I closed the door after me, and went quietly down the steps, enveloped in darkness till I switched on the torch. I traversed the short passage which turned ninety degrees about halfway to the door at the other end. I carried the key to this door on the keyring, found it and opened the door. It too had been oiled and swung open soundlessly.
I stepped in the darkness and closed the door.
I was on the lower level under the kitchen, now the wine cellar, the ‘door’ doubling as a set of shelves which had very little on them, less to fall and alert anyone in the villa.
Silence, an eerie silence.
I took the steps up to the kitchen, stopping when my head was level with the floor, checking to see if anyone was waiting. There wasn’t. It seemed to me to be an unlikely spot for an ambush.
I’d already considered the possibility of someone coming after me, especially because it had been Bespalov I’d killed, and I was sure he had friends, all equally as mad as he was. Equally, I’d also considered it nigh on impossible for anyone to find out it was me who killed him because the only people who knew that were Prendergast, Alisha, a few others in the Department, and Susan.
That raised the question of who told them where I was.
If I was the man I used to be, my first suspect would be Susan. The departure this morning, and now this was too coincidental. But I was not that man.
Or was I?
I reached the start of the passageway that led from the kitchen to the front door and peered into the semi-darkness. My eyes had got used to the dark, and it was no longer an inky void. Fragments of light leaked in around the door from outside and through the edge of the window curtains where they didn’t fit properly. A bone of contention upstairs in the morning, when first light shone and invariably woke me up hours before I wanted to.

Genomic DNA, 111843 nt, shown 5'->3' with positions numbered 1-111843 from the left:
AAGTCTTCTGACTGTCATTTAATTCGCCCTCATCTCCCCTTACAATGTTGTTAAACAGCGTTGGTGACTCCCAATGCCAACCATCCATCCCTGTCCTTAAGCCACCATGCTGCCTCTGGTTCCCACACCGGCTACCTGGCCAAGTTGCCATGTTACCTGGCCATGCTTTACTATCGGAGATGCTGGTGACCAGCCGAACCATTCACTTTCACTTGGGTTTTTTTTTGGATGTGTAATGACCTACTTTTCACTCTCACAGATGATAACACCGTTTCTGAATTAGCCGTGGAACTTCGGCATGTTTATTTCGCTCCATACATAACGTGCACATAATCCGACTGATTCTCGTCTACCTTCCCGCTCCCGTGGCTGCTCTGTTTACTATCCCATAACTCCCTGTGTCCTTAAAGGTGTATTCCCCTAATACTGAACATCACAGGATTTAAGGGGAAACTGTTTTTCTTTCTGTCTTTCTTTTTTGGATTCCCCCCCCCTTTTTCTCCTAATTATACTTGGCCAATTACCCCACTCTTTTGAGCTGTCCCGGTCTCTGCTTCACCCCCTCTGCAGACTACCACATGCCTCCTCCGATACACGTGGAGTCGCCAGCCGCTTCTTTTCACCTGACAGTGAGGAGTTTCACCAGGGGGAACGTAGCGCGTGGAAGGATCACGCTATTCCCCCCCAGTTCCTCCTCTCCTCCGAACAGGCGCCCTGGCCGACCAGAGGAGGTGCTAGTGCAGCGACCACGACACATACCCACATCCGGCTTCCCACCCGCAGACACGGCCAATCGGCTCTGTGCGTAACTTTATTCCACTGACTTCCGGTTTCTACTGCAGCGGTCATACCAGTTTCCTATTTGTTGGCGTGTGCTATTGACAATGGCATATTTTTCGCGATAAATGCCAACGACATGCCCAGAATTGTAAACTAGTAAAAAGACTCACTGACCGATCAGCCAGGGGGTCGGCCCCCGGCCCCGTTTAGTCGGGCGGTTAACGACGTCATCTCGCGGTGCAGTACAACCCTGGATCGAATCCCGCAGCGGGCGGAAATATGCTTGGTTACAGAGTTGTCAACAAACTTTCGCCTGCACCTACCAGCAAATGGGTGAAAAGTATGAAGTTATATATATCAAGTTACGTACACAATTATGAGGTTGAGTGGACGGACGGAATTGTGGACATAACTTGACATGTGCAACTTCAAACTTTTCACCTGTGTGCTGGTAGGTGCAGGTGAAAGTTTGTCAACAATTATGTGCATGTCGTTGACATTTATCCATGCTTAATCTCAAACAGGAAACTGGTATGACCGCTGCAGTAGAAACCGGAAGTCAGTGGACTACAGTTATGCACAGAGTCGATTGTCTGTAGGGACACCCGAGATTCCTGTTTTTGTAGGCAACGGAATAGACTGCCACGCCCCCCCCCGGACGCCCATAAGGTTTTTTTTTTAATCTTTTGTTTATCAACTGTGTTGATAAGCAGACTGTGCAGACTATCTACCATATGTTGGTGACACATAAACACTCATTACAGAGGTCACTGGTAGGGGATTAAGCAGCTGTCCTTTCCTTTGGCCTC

I took a moment to consider how I would approach the visitor’s job. I would get a plan of the villa in my head, all entrances, where a target could be led to or attacked where there would be no escape.
Coming in the front door. If I was not expecting anything, I’d just open the door and walk-in. One shot would be all that was required.
I sidled quietly up the passage staying close to the wall, edging closer to the front door. There was an alcove where the shooter could be waiting. It was an ideal spot to wait.
I stepped on some nutshells.
Not my nutshells.
I felt it before I heard it. The bullet with my name on it.
And how the shooter missed, from point-blank range, and hit me in the arm, I had no idea. I fired off two shots before a second shot from the shooter went wide and hit the door with a loud thwack.
I saw a red dot wavering as it honed in on me and I fell to the floor, stretching out, looking up where the origin of the light was coming and pulled the trigger three times, evenly spaced, and a second later I heard the sound of a body falling down the stairs and stopping at the bottom, not very far from me.
I’d not expected that.